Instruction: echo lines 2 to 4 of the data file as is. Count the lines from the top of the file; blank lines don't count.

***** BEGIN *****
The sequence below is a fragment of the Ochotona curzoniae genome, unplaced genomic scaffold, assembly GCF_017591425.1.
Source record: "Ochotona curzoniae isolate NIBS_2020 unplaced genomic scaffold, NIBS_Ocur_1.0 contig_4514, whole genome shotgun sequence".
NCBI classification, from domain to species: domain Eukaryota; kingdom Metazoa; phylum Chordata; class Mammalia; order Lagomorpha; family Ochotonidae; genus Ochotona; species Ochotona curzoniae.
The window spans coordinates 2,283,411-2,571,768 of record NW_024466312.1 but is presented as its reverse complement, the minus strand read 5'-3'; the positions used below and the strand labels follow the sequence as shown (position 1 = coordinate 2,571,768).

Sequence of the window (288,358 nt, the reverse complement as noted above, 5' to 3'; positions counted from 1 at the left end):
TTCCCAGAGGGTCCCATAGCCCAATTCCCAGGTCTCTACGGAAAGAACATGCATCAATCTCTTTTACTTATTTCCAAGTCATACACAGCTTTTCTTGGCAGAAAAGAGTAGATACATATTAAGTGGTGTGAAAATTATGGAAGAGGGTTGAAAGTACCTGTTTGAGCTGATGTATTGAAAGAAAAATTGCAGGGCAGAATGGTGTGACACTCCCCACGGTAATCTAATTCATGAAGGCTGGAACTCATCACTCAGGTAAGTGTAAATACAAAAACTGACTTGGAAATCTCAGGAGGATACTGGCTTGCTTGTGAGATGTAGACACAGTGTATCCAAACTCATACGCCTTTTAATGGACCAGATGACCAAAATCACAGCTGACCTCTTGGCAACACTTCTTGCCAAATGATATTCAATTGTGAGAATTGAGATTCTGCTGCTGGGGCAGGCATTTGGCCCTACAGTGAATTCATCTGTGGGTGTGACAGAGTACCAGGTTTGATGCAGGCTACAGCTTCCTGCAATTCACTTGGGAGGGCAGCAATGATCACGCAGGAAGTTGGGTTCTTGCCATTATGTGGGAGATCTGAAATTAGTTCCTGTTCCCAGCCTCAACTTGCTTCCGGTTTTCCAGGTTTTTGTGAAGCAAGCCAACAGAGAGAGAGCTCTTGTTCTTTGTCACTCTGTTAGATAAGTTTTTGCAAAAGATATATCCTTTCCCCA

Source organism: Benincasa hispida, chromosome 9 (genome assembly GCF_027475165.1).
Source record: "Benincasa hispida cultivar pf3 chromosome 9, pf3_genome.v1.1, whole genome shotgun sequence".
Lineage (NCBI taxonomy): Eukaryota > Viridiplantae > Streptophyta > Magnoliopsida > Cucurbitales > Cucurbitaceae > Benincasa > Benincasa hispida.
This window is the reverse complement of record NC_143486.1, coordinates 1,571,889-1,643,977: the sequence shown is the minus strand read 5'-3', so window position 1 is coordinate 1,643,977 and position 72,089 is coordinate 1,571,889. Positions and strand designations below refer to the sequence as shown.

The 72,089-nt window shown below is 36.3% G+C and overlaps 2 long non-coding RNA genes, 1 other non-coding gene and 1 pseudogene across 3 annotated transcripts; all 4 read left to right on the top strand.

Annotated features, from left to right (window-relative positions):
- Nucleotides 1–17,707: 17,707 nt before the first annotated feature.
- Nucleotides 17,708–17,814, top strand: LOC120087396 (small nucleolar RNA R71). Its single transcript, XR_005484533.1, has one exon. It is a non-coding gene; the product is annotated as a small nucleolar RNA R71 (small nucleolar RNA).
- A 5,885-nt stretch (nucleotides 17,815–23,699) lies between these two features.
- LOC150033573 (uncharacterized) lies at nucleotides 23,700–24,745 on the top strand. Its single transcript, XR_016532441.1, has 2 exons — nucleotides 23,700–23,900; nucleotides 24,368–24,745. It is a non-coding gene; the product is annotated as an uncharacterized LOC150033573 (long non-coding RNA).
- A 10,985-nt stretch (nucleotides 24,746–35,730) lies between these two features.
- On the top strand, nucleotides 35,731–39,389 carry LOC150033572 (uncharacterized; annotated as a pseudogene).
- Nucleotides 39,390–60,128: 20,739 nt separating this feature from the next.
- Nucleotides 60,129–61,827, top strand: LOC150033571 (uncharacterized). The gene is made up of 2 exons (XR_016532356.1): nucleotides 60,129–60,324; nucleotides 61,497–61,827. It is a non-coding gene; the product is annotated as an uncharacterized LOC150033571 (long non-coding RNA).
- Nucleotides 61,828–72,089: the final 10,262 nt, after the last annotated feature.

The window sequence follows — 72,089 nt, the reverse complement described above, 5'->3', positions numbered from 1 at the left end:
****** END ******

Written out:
Source record: "Ochotona curzoniae isolate NIBS_2020 unplaced genomic scaffold, NIBS_Ocur_1.0 contig_4514, whole genome shotgun sequence".
NCBI classification, from domain to species: domain Eukaryota; kingdom Metazoa; phylum Chordata; class Mammalia; order Lagomorpha; family Ochotonidae; genus Ochotona; species Ochotona curzoniae.
The window spans coordinates 2,283,411-2,571,768 of record NW_024466312.1 but is presented as its reverse complement, the minus strand read 5'-3'; the positions used below and the strand labels follow the sequence as shown (position 1 = coordinate 2,571,768).